How should men navigate a world of rapidly changing expectations? Men have always had positive role models for becoming better men, but new and emerging expectations are perpetually redefining the ideals of masculinity. In this 4-part series, Michael will break down some of the modern experiences that men are facing and share practices for engaging the outer world more consciously at the level of the mind, the breath, and the body.
Michael McSwain is a freelance writer with a special focus on health and wellness. His writing applies Eastern contemplative traditions to modern Western life, thought, and well-being. Michael offers mindful practices for individuals, corporate, and nonprofit organizations, and his curriculums regularly weave together practices rooted in meditation, yoga, dharma, and astrology. Michael has spent over 10 years training and practicing with several teachers, including teaching certifications in multiple modalities.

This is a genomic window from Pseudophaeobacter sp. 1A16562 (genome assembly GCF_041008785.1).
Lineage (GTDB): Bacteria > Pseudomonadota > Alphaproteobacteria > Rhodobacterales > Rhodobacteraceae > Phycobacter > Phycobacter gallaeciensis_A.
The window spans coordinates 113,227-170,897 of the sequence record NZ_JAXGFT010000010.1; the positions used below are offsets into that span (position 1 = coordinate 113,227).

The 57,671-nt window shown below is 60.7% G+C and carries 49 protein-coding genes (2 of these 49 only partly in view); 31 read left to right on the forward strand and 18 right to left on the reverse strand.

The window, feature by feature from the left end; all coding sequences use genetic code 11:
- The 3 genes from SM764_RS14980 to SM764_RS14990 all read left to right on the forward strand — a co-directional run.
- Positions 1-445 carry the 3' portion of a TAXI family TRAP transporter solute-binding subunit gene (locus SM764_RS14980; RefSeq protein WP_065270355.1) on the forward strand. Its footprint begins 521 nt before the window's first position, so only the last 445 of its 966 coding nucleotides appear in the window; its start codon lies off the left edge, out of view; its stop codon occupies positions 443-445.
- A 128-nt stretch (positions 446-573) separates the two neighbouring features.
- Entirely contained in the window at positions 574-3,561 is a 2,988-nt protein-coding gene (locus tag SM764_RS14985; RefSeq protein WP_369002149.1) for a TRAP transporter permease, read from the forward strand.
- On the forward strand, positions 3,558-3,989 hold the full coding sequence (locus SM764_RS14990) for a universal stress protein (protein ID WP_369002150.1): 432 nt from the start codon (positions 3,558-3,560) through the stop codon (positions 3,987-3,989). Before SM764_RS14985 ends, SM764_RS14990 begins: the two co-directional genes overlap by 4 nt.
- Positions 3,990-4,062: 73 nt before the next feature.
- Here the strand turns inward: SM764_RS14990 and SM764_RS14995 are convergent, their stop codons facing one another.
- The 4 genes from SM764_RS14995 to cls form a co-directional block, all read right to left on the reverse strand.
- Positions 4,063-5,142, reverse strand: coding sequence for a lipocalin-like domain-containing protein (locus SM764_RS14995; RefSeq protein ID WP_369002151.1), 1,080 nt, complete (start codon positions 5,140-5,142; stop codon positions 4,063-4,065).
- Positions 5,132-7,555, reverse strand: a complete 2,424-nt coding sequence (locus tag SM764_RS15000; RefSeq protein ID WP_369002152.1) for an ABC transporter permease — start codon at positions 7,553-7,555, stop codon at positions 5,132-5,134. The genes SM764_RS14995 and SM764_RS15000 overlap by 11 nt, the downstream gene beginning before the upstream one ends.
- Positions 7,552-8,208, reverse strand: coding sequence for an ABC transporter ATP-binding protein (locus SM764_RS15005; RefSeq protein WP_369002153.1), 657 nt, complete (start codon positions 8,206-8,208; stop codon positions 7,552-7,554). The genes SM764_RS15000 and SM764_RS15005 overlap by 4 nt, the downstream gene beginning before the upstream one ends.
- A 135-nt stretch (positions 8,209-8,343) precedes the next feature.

There are certain skill sets that some men simply weren’t taught growing up, such as, how to be a better advocate and ally for women. This session includes a simple gratitude practice and introduces a new framework for engaging with the changing world—by engaging with ourselves more consciously.
Attuning to Others with Sensitivity and Vulnerability
How do you respond when someone is expressing their feelings to you? This session includes a practice for engaging more mindfully at the level of the physical body. You can do this practice sitting in a chair or at a desk.
The negative energy that you feel when someone cuts you off in traffic is the sympathetic nervous system ramping up. Instead of getting triggered into an anger response, we can cultivate a more stable nervous system, just by practicing the breathing technique introduced in this session.
Want to be a better man? This session summarizes the practices introduced in this series and how to use these tools to mindfully engage with the world. This session concludes with a practice for calming and stabilizing the mind, so that you can confidently “walk the walk,” skillfully using these ...